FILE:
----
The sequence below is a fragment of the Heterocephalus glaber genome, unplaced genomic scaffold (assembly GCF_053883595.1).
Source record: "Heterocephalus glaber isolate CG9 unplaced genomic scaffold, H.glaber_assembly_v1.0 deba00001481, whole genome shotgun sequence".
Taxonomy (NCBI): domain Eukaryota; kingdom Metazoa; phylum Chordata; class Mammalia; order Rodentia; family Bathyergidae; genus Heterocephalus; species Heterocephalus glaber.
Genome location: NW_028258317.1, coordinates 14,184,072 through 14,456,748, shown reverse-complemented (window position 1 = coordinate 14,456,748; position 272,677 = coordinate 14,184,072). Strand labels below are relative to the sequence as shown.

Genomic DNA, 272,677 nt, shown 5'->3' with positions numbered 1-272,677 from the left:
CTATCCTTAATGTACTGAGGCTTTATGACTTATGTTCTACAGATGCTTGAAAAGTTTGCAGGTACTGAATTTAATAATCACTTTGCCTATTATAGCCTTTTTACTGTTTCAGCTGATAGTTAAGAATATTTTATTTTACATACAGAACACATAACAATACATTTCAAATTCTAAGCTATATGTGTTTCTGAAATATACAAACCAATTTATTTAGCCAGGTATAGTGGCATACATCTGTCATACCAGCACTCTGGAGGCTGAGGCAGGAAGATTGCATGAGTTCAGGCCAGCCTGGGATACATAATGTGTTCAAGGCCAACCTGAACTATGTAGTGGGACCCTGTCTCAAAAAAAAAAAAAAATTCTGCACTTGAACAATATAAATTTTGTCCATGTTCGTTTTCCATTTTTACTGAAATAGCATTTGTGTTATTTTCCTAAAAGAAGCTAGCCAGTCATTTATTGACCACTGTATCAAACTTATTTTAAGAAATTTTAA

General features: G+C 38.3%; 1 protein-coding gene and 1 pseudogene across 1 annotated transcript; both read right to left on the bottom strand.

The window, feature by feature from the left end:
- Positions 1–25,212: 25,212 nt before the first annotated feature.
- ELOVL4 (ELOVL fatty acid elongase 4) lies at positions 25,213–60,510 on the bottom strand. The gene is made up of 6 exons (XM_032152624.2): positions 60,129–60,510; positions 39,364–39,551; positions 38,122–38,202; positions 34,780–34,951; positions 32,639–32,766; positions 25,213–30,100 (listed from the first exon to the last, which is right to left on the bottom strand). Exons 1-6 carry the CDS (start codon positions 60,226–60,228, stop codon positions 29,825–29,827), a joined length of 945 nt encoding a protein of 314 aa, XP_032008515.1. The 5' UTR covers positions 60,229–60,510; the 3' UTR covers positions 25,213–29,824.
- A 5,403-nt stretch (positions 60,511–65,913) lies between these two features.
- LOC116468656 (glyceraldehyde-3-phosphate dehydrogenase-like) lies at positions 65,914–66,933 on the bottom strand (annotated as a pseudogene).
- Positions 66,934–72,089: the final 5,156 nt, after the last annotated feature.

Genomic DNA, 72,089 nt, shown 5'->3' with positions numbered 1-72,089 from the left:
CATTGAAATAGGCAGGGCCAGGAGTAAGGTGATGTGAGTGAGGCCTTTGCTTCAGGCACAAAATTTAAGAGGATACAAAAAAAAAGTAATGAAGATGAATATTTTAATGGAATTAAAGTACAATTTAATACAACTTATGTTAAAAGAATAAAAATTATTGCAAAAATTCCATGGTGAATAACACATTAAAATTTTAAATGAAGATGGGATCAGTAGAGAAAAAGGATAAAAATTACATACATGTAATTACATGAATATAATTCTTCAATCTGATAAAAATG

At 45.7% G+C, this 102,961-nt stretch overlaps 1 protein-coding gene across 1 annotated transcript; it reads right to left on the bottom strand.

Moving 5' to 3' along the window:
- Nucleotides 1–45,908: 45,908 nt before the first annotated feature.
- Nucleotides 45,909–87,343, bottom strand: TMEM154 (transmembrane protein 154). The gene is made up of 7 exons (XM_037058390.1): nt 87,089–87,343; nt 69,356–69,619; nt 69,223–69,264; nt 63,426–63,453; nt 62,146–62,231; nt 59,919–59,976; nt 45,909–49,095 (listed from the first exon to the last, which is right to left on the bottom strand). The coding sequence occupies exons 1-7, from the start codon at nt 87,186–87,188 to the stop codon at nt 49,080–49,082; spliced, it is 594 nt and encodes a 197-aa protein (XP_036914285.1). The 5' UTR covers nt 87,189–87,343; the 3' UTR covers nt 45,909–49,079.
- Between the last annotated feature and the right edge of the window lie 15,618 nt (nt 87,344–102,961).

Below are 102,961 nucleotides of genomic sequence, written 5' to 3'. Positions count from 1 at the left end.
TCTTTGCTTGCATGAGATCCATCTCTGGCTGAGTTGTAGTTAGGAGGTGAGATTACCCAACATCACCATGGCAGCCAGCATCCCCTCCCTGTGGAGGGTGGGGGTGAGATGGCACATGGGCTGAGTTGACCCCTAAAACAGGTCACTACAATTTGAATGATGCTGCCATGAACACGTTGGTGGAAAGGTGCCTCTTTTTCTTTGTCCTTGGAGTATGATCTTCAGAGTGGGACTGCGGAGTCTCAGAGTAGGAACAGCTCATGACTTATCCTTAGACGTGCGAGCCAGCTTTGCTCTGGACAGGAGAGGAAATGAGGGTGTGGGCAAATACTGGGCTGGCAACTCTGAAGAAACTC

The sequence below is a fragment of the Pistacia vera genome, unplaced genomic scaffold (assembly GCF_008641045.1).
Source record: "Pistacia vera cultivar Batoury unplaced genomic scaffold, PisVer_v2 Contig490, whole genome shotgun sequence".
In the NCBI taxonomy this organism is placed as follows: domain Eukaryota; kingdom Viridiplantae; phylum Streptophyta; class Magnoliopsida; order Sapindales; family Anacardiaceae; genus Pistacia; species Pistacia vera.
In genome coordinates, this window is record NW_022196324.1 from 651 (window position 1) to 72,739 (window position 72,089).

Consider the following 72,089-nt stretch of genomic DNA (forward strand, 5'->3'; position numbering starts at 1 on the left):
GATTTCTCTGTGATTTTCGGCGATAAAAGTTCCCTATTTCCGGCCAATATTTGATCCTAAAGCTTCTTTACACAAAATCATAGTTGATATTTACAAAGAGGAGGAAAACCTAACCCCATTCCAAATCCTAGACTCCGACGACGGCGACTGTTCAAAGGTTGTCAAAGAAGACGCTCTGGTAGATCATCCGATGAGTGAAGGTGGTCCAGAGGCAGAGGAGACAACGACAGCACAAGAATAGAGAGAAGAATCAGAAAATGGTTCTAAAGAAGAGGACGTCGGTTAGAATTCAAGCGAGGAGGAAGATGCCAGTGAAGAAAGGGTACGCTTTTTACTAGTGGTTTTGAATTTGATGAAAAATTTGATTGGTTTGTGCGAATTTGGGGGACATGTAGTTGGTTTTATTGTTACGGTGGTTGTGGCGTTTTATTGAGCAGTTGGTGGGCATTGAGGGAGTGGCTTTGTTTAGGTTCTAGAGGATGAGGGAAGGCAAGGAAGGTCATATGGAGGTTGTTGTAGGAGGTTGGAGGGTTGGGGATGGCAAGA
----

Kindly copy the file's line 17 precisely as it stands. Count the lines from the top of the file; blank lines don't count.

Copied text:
Moving 5' to 3' along the window: